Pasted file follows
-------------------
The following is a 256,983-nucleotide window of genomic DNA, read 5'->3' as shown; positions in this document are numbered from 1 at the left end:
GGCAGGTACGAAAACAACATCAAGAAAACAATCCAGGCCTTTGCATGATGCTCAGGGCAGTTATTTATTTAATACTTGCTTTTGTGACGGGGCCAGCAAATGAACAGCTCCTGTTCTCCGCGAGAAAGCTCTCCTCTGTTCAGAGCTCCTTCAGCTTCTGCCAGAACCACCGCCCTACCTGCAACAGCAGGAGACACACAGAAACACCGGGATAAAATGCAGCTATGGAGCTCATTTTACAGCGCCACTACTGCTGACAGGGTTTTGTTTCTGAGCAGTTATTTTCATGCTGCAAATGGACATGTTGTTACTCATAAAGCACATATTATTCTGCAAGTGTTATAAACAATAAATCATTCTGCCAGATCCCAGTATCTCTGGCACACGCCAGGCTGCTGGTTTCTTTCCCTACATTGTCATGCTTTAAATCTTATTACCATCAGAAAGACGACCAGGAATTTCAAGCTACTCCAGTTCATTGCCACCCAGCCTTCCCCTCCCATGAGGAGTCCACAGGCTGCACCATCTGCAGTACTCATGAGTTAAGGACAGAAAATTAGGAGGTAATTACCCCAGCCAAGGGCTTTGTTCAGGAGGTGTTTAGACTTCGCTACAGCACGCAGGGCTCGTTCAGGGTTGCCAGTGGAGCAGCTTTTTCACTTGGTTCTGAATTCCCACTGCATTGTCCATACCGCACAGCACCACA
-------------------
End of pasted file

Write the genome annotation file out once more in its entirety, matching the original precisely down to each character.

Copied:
The following is a 256,983-nucleotide window of genomic DNA, read 5'->3' as shown; positions in this document are numbered from 1 at the left end:
GGCAGGTACGAAAACAACATCAAGAAAACAATCCAGGCCTTTGCATGATGCTCAGGGCAGTTATTTATTTAATACTTGCTTTTGTGACGGGGCCAGCAAATGAACAGCTCCTGTTCTCCGCGAGAAAGCTCTCCTCTGTTCAGAGCTCCTTCAGCTTCTGCCAGAACCACCGCCCTACCTGCAACAGCAGGAGACACACAGAAACACCGGGATAAAATGCAGCTATGGAGCTCATTTTACAGCGCCACTACTGCTGACAGGGTTTTGTTTCTGAGCAGTTATTTTCATGCTGCAAATGGACATGTTGTTACTCATAAAGCACATATTATTCTGCAAGTGTTATAAACAATAAATCATTCTGCCAGATCCCAGTATCTCTGGCACACGCCAGGCTGCTGGTTTCTTTCCCTACATTGTCATGCTTTAAATCTTATTACCATCAGAAAGACGACCAGGAATTTCAAGCTACTCCAGTTCATTGCCACCCAGCCTTCCCCTCCCATGAGGAGTCCACAGGCTGCACCATCTGCAGTACTCATGAGTTAAGGACAGAAAATTAGGAGGTAATTACCCCAGCCAAGGGCTTTGTTCAGGAGGTGTTTAGACTTCGCTACAGCACGCAGGGCTCGTTCAGGGTTGCCAGTGGAGCAGCTTTTTCACTTGGTTCTGAATTCCCACTGCATTGTCCATACCGCACAGCACCACA